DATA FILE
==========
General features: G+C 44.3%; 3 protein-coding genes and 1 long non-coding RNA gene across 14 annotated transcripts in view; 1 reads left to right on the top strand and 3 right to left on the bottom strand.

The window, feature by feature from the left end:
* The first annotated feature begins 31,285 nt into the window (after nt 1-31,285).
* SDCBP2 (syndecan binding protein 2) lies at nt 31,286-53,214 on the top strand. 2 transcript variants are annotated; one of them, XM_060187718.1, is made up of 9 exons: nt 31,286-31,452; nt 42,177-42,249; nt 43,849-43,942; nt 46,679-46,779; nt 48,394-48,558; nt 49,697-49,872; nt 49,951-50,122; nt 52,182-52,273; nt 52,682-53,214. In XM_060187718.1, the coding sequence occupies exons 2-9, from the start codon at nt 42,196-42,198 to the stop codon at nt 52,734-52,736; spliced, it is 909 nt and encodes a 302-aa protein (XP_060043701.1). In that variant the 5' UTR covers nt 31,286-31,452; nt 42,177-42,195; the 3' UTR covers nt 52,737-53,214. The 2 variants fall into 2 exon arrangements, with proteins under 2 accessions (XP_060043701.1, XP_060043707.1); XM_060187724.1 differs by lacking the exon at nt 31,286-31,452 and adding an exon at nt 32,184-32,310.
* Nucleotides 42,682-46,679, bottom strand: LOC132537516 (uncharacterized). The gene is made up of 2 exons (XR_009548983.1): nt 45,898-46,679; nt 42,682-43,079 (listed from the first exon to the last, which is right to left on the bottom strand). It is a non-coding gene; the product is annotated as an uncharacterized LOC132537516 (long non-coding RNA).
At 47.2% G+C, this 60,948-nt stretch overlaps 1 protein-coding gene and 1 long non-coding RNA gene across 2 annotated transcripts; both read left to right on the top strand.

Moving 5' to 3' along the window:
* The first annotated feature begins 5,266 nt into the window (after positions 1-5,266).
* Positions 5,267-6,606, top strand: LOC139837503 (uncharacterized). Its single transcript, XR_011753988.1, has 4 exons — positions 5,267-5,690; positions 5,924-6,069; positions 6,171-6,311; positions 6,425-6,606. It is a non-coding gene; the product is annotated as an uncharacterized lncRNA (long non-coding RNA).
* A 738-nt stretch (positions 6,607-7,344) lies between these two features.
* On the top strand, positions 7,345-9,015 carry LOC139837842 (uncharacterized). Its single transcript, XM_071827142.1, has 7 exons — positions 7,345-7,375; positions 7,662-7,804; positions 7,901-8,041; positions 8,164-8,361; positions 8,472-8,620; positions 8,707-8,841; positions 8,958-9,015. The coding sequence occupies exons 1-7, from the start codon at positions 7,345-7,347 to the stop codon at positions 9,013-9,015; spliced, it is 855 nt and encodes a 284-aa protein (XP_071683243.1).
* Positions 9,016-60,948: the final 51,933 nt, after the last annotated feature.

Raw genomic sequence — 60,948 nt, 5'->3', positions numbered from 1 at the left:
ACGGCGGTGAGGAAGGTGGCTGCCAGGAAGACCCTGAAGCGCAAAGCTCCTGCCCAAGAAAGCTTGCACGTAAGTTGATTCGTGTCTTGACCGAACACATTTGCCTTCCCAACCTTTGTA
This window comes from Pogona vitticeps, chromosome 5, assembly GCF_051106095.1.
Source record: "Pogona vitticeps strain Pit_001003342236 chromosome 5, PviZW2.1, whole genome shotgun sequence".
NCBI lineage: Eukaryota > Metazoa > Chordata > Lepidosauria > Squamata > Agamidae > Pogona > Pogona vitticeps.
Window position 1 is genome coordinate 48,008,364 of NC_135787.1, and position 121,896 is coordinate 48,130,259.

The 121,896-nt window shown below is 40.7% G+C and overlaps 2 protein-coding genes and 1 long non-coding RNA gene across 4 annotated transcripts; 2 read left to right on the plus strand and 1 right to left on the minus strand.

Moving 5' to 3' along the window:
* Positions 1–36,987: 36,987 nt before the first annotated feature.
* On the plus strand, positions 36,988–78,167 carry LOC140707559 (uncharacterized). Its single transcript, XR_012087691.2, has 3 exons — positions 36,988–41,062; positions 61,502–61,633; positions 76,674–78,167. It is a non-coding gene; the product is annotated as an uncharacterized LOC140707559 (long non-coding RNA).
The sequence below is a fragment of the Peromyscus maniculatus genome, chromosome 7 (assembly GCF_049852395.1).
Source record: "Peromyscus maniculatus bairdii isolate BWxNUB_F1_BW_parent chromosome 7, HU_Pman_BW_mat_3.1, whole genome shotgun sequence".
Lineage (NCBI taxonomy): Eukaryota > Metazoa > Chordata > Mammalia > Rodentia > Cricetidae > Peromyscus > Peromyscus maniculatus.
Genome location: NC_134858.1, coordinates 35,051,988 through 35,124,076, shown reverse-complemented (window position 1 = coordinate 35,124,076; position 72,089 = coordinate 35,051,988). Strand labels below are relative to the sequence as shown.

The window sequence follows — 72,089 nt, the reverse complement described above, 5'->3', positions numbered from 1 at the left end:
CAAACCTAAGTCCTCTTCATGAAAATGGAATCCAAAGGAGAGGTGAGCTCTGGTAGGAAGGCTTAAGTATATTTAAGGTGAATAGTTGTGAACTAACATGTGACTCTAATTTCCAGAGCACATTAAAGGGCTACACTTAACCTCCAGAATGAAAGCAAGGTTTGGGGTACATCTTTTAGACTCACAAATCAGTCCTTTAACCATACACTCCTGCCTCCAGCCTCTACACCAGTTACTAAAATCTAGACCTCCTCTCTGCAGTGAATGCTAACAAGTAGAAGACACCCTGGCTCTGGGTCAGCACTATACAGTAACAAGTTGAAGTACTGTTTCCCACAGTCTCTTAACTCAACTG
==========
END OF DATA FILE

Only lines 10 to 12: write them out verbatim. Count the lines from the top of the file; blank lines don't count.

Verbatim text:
* A 738-nt stretch (positions 6,607-7,344) lies between these two features.
* On the top strand, positions 7,345-9,015 carry LOC139837842 (uncharacterized). Its single transcript, XM_071827142.1, has 7 exons — positions 7,345-7,375; positions 7,662-7,804; positions 7,901-8,041; positions 8,164-8,361; positions 8,472-8,620; positions 8,707-8,841; positions 8,958-9,015. The coding sequence occupies exons 1-7, from the start codon at positions 7,345-7,347 to the stop codon at positions 9,013-9,015; spliced, it is 855 nt and encodes a 284-aa protein (XP_071683243.1).
* Positions 9,016-60,948: the final 51,933 nt, after the last annotated feature.